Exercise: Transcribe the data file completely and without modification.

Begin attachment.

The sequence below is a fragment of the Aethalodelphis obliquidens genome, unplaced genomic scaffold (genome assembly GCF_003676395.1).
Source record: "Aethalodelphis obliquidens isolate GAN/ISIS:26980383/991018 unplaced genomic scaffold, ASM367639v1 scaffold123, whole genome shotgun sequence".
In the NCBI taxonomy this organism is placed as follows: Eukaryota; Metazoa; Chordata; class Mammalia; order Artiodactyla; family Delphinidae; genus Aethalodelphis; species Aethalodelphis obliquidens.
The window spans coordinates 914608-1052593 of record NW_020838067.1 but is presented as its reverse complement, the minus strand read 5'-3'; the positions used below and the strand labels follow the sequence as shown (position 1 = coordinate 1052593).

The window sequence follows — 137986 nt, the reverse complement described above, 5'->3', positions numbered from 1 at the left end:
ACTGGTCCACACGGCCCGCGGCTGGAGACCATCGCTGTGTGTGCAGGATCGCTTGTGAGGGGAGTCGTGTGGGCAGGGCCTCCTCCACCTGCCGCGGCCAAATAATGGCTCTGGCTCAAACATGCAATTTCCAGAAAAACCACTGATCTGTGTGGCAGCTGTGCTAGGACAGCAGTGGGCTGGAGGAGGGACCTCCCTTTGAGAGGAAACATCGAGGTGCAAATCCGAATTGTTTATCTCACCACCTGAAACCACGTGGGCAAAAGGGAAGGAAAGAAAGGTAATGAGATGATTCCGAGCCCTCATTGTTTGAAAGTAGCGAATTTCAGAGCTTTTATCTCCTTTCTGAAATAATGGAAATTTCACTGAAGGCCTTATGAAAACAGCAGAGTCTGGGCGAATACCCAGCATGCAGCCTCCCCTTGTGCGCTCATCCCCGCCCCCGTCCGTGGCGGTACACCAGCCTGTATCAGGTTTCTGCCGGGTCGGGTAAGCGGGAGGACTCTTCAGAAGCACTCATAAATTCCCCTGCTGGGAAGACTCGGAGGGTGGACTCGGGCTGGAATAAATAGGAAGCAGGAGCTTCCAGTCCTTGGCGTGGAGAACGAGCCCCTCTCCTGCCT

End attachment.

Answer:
The sequence below is a fragment of the Aethalodelphis obliquidens genome, unplaced genomic scaffold (genome assembly GCF_003676395.1).
Source record: "Aethalodelphis obliquidens isolate GAN/ISIS:26980383/991018 unplaced genomic scaffold, ASM367639v1 scaffold123, whole genome shotgun sequence".
In the NCBI taxonomy this organism is placed as follows: Eukaryota; Metazoa; Chordata; class Mammalia; order Artiodactyla; family Delphinidae; genus Aethalodelphis; species Aethalodelphis obliquidens.
The window spans coordinates 914608-1052593 of record NW_020838067.1 but is presented as its reverse complement, the minus strand read 5'-3'; the positions used below and the strand labels follow the sequence as shown (position 1 = coordinate 1052593).

The window sequence follows — 137986 nt, the reverse complement described above, 5'->3', positions numbered from 1 at the left end:
ACTGGTCCACACGGCCCGCGGCTGGAGACCATCGCTGTGTGTGCAGGATCGCTTGTGAGGGGAGTCGTGTGGGCAGGGCCTCCTCCACCTGCCGCGGCCAAATAATGGCTCTGGCTCAAACATGCAATTTCCAGAAAAACCACTGATCTGTGTGGCAGCTGTGCTAGGACAGCAGTGGGCTGGAGGAGGGACCTCCCTTTGAGAGGAAACATCGAGGTGCAAATCCGAATTGTTTATCTCACCACCTGAAACCACGTGGGCAAAAGGGAAGGAAAGAAAGGTAATGAGATGATTCCGAGCCCTCATTGTTTGAAAGTAGCGAATTTCAGAGCTTTTATCTCCTTTCTGAAATAATGGAAATTTCACTGAAGGCCTTATGAAAACAGCAGAGTCTGGGCGAATACCCAGCATGCAGCCTCCCCTTGTGCGCTCATCCCCGCCCCCGTCCGTGGCGGTACACCAGCCTGTATCAGGTTTCTGCCGGGTCGGGTAAGCGGGAGGACTCTTCAGAAGCACTCATAAATTCCCCTGCTGGGAAGACTCGGAGGGTGGACTCGGGCTGGAATAAATAGGAAGCAGGAGCTTCCAGTCCTTGGCGTGGAGAACGAGCCCCTCTCCTGCCT